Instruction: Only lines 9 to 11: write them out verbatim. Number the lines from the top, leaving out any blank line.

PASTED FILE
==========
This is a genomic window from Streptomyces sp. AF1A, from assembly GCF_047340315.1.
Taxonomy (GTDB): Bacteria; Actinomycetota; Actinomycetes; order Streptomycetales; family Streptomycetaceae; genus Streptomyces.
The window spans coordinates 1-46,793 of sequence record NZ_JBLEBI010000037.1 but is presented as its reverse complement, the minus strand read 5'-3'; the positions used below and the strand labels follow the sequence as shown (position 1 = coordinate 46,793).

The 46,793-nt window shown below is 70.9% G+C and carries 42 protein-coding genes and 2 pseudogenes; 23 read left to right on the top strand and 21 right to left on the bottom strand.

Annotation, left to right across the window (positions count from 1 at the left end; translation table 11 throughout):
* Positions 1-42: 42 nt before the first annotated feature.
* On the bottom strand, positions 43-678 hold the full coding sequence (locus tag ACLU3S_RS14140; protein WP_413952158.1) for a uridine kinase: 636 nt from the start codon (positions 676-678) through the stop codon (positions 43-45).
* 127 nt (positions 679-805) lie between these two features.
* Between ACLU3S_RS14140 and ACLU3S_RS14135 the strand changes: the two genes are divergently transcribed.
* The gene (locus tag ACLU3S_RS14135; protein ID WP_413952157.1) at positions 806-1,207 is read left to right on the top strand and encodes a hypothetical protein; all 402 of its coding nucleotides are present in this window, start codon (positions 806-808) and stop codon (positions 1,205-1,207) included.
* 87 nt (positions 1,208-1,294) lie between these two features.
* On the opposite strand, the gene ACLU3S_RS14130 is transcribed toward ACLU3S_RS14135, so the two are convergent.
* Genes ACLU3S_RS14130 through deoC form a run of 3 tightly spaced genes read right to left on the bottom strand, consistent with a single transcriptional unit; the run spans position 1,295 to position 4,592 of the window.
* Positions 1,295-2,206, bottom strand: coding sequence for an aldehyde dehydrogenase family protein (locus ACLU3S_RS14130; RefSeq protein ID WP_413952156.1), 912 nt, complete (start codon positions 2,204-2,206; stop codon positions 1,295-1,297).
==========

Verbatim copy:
* Between ACLU3S_RS14140 and ACLU3S_RS14135 the strand changes: the two genes are divergently transcribed.
* The gene (locus tag ACLU3S_RS14135; protein ID WP_413952157.1) at positions 806-1,207 is read left to right on the top strand and encodes a hypothetical protein; all 402 of its coding nucleotides are present in this window, start codon (positions 806-808) and stop codon (positions 1,205-1,207) included.
* 87 nt (positions 1,208-1,294) lie between these two features.